In October 1869 George Odger helped to establish the Land and Labour League. Its formation was precipitated by discussion of the land question at the IWMA Basle Congress earlier that year. The League advocated the full nationalisation of land and was considered to be a republican working-class movement. Other members included Charles Bradlaugh, Johann Eccarius and Benjamin Lucraft. (1) After making one speech he was "set upon by a Conservative mob... and was severely beaten, suffering injuries that confined him for some time". (2)
The IWMA gave its support to strikes taking place in Europe. The financial help given by British trade unions to the striking Paris bronze workers led to their victory. The IWMA was also involved in helping Geneva builders and Basle silk-weavers. Wilhelm Liebknecht and August Bebel were gradually building up support for the organisation in Germany. David McLellan points out that the IWA was "steadily gaining in size, success and prestige". (3)
Karl Marx pointed out that: "The International was founded in order to replace the socialist and semi-socialist sects with a genuine organisation of the working class for its struggle... Socialist sectarianism and a real working-class movement are in inverse ratio to each other. Sects have a right to exist only so long as the working class is not mature enough to have an independent movement of its own: as soon as that moment arrives sectarianism becomes reactionary... The history of the International is a ceaseless battle of the General Council against dilettantist experiments and sects." (4)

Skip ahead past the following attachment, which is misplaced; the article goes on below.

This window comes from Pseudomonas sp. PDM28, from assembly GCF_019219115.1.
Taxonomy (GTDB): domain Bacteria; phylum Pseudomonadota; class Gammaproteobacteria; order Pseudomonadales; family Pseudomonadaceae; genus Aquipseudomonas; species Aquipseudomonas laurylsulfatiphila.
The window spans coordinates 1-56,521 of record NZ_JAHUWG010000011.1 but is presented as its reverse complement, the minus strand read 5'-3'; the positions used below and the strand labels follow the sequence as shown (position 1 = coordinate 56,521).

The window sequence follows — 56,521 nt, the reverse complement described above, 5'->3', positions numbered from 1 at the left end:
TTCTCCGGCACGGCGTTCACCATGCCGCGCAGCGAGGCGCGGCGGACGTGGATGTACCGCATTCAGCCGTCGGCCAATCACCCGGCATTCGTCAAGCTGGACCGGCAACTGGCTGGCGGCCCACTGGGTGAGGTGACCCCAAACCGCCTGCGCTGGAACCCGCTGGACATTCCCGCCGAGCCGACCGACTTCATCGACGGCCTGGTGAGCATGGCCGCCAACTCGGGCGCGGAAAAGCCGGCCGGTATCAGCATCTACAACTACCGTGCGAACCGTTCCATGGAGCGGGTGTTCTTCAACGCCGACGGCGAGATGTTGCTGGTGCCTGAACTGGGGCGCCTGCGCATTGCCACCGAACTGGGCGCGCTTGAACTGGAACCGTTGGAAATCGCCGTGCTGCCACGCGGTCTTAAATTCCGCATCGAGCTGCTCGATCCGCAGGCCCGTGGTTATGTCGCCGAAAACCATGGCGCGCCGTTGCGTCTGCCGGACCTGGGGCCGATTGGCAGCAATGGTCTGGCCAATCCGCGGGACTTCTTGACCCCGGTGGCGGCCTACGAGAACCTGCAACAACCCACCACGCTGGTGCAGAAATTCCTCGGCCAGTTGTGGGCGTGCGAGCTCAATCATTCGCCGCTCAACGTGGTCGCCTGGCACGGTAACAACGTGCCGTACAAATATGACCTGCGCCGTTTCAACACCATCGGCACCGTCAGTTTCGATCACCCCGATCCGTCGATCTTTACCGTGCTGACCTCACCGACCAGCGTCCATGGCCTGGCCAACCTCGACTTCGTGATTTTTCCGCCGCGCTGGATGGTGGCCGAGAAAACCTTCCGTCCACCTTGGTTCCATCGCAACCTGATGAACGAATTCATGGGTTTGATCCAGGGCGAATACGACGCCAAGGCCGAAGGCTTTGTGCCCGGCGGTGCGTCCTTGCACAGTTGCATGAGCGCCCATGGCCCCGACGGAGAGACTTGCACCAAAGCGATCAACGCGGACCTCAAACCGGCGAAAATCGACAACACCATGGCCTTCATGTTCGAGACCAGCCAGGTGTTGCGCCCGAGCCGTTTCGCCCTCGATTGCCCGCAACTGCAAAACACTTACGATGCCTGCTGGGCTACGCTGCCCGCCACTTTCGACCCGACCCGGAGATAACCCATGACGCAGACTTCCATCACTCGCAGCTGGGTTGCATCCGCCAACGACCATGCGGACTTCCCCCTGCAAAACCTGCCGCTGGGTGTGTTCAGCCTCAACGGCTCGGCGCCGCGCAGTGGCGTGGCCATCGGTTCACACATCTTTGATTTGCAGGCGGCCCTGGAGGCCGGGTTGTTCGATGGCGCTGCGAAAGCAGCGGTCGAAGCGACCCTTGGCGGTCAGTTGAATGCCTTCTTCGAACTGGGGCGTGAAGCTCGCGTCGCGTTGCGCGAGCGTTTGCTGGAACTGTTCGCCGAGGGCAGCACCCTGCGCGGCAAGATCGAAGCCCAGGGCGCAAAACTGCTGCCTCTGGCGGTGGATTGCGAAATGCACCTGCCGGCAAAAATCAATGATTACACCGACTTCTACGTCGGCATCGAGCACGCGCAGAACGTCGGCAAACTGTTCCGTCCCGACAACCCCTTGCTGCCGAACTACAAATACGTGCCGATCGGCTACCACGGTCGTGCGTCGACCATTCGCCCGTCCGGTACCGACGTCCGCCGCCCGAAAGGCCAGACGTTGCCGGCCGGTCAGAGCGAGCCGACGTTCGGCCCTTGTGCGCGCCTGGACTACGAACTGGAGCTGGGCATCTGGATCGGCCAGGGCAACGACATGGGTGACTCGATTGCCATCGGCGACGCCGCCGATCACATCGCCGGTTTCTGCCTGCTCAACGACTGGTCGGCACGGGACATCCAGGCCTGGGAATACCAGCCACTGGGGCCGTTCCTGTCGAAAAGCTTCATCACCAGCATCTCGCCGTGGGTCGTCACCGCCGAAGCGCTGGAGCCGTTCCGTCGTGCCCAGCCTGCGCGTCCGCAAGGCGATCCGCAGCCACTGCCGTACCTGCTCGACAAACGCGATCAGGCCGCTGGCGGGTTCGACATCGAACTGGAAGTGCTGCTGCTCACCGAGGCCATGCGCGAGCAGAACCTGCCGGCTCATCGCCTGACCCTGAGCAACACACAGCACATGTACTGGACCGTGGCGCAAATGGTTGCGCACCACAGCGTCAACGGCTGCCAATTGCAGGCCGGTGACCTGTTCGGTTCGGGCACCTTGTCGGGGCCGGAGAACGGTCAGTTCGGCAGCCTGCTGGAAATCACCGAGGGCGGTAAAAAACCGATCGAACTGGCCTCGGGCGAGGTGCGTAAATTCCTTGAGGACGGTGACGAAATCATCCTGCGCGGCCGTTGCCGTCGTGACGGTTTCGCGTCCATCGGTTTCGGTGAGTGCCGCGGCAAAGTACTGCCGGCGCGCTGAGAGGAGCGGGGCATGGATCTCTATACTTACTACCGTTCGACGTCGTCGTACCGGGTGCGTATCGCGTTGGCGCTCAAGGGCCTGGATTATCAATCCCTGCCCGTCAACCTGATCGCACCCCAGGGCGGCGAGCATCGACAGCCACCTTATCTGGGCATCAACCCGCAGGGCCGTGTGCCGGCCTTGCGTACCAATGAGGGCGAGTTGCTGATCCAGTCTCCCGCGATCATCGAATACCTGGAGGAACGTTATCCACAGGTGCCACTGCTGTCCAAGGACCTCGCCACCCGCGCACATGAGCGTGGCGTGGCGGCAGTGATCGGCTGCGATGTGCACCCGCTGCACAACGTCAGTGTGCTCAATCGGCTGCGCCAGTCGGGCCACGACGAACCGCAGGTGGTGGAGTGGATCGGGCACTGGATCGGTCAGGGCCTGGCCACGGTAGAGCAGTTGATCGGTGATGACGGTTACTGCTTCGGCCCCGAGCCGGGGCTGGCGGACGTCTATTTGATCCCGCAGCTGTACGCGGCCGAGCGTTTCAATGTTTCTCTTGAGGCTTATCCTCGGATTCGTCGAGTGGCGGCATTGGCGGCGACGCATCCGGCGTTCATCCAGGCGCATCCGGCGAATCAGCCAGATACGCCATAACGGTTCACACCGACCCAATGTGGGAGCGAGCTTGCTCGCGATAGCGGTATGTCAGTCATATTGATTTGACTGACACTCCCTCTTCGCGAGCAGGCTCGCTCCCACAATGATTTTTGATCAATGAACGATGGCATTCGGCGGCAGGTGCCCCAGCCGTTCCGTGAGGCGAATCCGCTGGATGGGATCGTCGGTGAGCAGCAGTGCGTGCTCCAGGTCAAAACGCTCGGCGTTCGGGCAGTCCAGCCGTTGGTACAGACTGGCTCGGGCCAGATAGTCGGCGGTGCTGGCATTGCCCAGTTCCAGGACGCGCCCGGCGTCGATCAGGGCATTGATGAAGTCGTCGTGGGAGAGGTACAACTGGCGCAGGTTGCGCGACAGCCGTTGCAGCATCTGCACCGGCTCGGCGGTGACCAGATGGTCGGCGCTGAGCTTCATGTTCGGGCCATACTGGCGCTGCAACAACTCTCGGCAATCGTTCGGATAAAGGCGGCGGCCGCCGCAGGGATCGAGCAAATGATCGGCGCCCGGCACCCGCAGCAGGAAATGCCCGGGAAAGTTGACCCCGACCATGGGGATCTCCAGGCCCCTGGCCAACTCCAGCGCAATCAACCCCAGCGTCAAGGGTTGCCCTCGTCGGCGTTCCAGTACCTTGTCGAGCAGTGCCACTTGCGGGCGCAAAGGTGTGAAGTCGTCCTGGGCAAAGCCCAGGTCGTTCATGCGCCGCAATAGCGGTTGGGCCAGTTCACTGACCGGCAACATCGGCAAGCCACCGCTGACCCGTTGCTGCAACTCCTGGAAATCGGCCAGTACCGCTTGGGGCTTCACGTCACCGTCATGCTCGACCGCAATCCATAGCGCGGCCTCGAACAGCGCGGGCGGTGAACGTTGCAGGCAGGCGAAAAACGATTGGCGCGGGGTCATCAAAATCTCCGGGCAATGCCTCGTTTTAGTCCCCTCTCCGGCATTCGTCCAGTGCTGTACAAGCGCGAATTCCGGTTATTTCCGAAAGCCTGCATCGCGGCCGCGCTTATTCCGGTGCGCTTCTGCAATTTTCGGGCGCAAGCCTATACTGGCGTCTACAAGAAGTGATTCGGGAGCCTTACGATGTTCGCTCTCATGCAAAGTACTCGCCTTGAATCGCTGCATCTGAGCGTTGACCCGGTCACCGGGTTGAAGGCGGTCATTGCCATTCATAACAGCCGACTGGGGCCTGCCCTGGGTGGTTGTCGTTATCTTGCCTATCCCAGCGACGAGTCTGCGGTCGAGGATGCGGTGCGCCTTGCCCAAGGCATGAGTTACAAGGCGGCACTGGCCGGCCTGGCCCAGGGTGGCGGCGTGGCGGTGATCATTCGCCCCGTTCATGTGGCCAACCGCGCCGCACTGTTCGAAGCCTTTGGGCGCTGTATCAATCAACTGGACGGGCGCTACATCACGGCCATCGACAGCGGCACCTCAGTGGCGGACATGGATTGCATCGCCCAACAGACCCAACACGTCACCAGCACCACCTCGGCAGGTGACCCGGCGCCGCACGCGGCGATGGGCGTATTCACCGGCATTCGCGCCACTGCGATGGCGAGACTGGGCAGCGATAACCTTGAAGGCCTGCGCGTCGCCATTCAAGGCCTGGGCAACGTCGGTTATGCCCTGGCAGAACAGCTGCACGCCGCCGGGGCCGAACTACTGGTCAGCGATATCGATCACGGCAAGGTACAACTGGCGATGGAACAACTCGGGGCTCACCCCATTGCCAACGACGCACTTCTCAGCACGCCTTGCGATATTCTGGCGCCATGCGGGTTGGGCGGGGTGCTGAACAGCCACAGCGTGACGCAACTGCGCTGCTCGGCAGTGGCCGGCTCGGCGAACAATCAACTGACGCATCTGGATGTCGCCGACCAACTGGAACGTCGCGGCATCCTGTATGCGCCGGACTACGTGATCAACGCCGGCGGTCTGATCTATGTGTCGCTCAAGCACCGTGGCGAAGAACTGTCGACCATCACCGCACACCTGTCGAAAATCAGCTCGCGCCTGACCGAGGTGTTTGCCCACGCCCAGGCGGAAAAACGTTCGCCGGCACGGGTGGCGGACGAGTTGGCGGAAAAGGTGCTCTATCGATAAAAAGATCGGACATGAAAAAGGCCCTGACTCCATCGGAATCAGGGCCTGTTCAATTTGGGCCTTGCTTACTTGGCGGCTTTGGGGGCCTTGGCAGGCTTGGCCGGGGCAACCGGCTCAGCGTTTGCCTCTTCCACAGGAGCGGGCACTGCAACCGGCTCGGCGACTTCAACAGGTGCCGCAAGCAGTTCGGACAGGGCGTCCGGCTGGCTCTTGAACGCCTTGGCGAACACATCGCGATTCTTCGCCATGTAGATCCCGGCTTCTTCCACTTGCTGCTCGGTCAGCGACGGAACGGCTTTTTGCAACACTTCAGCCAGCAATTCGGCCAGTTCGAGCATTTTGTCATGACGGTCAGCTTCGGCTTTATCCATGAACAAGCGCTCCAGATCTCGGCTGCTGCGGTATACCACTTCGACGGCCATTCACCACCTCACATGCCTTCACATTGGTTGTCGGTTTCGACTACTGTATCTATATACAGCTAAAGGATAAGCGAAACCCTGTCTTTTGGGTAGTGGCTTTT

The element of the grotesque was very noticeable to me in the most striking collection of the shabbier English types that I had seen since I came to London. The occasion of my seeing them was the funeral of Mr. George Odger, which befell some four or five weeks before the Easter period. Mr. George Odger, it will be remembered, was an English radical agitator, of humble origin, who had distinguished himself by a perverse desire to get into Parliament. He exercised, I believe, the useful profession of shoemaker, and he knocked in vain at the door that opens but to golden keys. But he was a useful and honorable man, and his own people gave him an honorable burial. I emerged accidentally into Piccadilly at the moment they were so engaged, and the spectacle was one I should have been sorry to miss. The crowd was enormous, but I managed to squeeze through it and to get into a hansom cab that was drawn up beside the pavement, and here I looked on as from a box at a play. Though it was a funeral that was going on I will not call it a tragedy; but it was a very serious comedy. The day happened to be magnificent - the finest of the year. The funeral had been taken in hand by the classes who are socially unrepresented in Parliament, and it had the character of a great popular "manifestation." The hearse was followed by very few carriages, but the cortege of pedestrians stretched away in the sunshine, up and down the classic gentility of Piccadilly, on a scale that was highly impressive. Here and there the line was broken by a small brass band - apparently one of those bands of itinerant Germans that play for coppers beneath lodginghouse windows; but for the rest it was compactly made up of
what the newspapers call the dregs of the population. It was the London rabble, the metropolitan mob, men and women, boys and girls, the decent poor and the indecent, who had scrambled into the ranks as they gathered them up on their passage, and were making a sort of solemn spree of it.